The future is the present. Digitalization, known as the 4th Industrial Revolution, has long since catapulted the field of modern diagnostics into the next age. Automated laboratory systems, such as Kiestra, have transformed the original work flow in microbiology and, by facilitating decisions, have created greater flexibility and productivity, maximizing laboratory performance.
Automation, collection, and transport systems such as those offered by Copan have conquered the market segment of bacteriological laboratory automation and increased the quality of microbiological assays. Sample processing, incubation, imaging, bacterial culture separation algorithms and colony selection have been automated. Developments that are dedicated to early patient care – one of the highest goals of diagnostics, which thanks to the digital transformation of the diagnostic industry also reduces the burden on patients and saves costs.
The transmission of information, e.g. with Philips IntelliSite, which eliminates the error rate of manual communication, facilitates the internal distribution of tasks and enables global cooperation between medical personnel, is also inferior to automation.
Modern information and communication technology overcomes space and time. It revolutionizes early detection, diagnosis, treatment and home care.
Also completely new are cloud-based decision support systems, such as Phillips IntelliSpace Oncology, which are based on artificial intelligence (AI) and guarantee permanent data integration of digital patient files, which, geographically and interdisciplinarity networked, ensure the potential for excellent patient care via data mining and automated analysis.
Time is money. In this case, however, it means above all saving or prolonging lives.
Even today, automated solutions can process tens of thousands of diagnostic tests in just a few hours and deliver their results within 24 hours. Self-learning technologies will further increase these results.
Further current trends in the diagnostic industry
The aim here is to ensure the best possible drug-based treatment of patients and the corresponding restriction of wrong or less efficient types of treatment. Their development restricts the choice of all possible treatment options and thus promotes decision-making with regard to the individual patient case. The large life science companies such as Roche, Bayer, Bristol-Myers Squibb and GlaxoSmithKline are also involved.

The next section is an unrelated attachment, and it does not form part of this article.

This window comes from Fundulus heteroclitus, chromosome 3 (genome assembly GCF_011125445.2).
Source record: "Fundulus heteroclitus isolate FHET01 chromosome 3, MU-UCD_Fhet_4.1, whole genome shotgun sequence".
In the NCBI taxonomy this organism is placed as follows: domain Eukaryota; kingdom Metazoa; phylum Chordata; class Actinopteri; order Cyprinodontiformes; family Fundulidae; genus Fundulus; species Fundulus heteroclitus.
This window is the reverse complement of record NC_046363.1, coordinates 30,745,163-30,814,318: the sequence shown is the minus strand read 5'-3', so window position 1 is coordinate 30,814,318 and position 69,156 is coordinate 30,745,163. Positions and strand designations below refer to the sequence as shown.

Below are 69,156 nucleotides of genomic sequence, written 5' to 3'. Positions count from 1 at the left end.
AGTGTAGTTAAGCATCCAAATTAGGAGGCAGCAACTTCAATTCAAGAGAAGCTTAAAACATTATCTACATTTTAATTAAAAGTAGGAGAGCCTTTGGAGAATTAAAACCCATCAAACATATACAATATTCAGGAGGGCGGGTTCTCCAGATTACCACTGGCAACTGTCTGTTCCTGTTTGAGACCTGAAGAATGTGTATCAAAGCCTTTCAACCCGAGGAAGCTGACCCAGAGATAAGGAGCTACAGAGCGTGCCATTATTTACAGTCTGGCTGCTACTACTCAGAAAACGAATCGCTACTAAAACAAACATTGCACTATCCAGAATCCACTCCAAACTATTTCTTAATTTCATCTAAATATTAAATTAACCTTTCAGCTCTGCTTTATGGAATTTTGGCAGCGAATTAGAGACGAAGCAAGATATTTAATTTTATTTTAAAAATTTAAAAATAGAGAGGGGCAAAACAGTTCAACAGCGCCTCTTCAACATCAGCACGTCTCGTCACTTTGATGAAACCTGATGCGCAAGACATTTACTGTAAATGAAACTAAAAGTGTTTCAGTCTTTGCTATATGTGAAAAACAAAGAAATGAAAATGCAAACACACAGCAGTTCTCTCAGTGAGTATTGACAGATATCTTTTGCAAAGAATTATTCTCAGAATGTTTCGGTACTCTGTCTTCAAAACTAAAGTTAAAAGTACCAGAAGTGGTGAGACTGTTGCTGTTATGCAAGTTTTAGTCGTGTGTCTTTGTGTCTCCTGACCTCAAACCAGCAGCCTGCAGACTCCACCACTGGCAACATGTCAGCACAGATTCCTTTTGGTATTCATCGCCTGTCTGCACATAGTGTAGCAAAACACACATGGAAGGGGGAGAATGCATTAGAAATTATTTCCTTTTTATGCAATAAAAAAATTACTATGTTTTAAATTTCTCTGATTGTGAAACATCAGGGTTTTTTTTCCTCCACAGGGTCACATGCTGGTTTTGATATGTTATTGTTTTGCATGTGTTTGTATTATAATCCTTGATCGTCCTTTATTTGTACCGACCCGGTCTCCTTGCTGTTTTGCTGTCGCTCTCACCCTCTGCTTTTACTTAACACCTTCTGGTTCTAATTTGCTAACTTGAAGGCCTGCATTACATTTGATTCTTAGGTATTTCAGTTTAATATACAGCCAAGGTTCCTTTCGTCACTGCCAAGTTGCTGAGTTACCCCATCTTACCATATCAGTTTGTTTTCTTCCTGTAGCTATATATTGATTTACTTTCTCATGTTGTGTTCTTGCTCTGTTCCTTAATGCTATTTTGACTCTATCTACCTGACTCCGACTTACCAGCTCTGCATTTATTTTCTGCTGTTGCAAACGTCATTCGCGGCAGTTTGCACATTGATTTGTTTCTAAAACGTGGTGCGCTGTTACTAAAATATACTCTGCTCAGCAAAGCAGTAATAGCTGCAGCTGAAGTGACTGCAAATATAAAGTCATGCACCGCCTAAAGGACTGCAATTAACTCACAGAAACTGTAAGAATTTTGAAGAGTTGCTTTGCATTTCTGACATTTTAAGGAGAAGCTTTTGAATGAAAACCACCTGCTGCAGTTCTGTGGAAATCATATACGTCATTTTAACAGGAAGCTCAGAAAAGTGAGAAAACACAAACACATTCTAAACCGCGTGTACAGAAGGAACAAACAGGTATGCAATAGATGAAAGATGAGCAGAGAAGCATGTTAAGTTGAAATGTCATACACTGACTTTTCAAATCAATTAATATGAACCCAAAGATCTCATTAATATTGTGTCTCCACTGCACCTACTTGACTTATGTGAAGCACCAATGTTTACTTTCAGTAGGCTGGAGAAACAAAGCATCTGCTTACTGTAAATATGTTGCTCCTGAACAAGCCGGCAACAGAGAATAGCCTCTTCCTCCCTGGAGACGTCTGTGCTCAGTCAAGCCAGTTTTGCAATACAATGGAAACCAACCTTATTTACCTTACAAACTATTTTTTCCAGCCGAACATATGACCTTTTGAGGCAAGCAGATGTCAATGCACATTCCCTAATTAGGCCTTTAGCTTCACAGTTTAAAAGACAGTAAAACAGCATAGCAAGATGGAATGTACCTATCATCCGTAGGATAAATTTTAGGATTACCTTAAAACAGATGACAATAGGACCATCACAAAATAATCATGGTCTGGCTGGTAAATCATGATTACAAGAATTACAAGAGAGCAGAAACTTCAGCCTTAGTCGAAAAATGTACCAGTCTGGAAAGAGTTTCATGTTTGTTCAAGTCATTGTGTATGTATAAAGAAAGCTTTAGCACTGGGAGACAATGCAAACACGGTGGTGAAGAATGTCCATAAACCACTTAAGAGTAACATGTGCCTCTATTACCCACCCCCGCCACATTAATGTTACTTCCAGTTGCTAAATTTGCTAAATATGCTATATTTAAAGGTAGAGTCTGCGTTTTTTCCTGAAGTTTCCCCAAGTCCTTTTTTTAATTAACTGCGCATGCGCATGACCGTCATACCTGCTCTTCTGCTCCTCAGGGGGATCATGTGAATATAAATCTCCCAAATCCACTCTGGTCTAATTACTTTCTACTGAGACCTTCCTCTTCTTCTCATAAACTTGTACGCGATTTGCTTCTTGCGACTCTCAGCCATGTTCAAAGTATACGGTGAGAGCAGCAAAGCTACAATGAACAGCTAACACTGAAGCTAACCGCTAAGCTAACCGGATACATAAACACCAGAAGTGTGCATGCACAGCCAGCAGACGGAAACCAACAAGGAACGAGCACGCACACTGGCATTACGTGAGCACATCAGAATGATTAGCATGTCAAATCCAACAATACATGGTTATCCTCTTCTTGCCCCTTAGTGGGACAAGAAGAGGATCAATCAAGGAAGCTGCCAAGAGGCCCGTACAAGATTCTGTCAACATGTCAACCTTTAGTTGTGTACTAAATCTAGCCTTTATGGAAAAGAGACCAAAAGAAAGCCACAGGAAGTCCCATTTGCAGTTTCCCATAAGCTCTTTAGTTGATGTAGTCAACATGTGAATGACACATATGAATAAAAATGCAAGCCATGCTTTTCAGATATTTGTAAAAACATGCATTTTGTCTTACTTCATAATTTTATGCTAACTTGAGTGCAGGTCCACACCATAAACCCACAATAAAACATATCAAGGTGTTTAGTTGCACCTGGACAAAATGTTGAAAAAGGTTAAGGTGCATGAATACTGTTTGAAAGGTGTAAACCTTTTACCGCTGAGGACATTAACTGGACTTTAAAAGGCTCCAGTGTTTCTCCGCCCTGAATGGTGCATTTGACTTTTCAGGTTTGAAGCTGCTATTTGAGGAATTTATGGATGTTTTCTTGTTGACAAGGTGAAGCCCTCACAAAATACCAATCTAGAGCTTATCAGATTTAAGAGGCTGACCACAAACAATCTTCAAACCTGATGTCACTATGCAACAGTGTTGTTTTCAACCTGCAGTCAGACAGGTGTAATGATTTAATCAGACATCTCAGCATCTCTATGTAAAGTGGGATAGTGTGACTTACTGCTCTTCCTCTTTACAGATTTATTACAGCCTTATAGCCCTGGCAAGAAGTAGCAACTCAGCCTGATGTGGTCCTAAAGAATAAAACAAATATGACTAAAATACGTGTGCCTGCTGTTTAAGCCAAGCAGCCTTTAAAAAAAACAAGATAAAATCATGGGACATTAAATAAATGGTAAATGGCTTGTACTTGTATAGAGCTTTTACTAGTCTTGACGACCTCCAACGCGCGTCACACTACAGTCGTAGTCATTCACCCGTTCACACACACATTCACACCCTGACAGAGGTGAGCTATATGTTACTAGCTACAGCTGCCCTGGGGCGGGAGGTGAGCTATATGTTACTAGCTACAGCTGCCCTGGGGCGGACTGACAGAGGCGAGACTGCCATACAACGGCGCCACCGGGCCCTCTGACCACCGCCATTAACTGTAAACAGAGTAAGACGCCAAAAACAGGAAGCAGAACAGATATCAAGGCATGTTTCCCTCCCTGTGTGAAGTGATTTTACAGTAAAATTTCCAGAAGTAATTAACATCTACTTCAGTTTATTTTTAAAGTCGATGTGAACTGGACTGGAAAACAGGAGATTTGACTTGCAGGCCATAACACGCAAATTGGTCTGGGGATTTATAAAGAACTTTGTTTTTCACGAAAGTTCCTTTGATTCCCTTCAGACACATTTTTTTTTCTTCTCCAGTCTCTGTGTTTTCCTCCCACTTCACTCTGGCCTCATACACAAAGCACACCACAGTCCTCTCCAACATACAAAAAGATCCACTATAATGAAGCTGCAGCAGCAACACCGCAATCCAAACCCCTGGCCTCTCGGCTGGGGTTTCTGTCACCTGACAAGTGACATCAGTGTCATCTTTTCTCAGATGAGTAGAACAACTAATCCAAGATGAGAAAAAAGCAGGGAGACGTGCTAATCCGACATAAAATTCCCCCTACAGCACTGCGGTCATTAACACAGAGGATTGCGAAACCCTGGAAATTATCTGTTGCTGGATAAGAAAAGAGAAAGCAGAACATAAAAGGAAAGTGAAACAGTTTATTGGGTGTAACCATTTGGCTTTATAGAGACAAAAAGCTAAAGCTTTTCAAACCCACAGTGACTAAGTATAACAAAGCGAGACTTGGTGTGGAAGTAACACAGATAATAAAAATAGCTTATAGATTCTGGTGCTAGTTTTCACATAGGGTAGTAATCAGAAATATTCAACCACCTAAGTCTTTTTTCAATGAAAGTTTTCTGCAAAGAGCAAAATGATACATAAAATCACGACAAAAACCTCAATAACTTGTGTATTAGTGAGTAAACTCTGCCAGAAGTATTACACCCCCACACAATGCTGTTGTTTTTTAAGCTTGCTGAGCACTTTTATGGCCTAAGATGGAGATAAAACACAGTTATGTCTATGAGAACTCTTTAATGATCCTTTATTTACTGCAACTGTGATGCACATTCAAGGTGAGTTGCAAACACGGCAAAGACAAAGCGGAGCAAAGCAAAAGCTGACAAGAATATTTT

Long-term or even permanent monitoring of patient parameters ensures early detection of signs and symptoms and thus better initial care. Example technologies can be found in the field of diabetes research. Here, the combination of diagnostic and insulin pumps in one device, which is able to imitate the pancreas, has massively improved the quality of life of those affected by dispensing with daily multiple injections. Progress has also been made in sensor technology in this respect, replacing devices directly on the body with sensor mattresses, e.g. from EarlySense, and measuring parameters and movements for better care.
Mobile Phone Apps (mHealth)
Due to the high accessibility, which they guarantee today by the ubiquity of mobile technological devices, they are also found in the diagnostics area. This is an immense advantage especially in rural and medically underserved regions (Telehealth/Telemedicine). Via photo function and image transmission to the physician, the possible healing process is initiated and monitored at an early stage (Telehealth/Telemedicine).
However, apps with a focus on mental health are also being used more and more frequently. This is particularly true with regard to the detection of depression or anxiety disorders using standardized behavioral test procedures and wizard or bot technology. More and more diseases according to ICD 10 are being applied here. Apps are supported by psychotherapeutic online counselling.
Epigenetic markers (post-it notes) support the development of diagnostic tests (e.g. MDxHealth) for cancer, the assessment of cancer types (aggressive or non-aggressive) and the assessment of the risk of relapse. In addition, the decision on the best treatment method (e.g. with PredictMDx). Predictions promise that epigenetic changes can also help in the correct choice of medication in the future.
There are also innovations in the areas of genomics in cancer care; printed paper diagnostics; hand-held devices for the developing world; personal genomics in preventive medicine; and biomarkers speed up clinical trials; based on newly generated knowledge of life science research. In addition, automation and robotization imply a shift in focus from the general average to personalized medicine, which is moving closer and closer to actual patient orientation.
However, with all these ground-breaking innovations, their challenges must also be taken into account, be they heterogeneity, ubiquity (Internet of Things), big data, data protection, machine learning or the high degree of flexibility in the working environment, which must be constantly subjected and adapted. The latter may be the largest of them, as the technical development we motivate is usually far ahead of our personal development.
Opportunities to discuss innovation and trends in the field of Diagnostics
To drive innovation, it is crucial to get in contact with the right people – networking is key. Partnering conferences that gather industry leaders, experts, and executives are an impeccable tool and necessary for the advancement of the industry. This November, DxPx Conference is back in-person again at Dusseldorf, Germany where innovative growth companies, investors and industry partners discuss financing, licensing, and M&A partnerships with a focus on diagnostics, digital health, precision medicine, and life science tools.
Learn more about DxPx Conference at https://dxpx-conference.com/eu/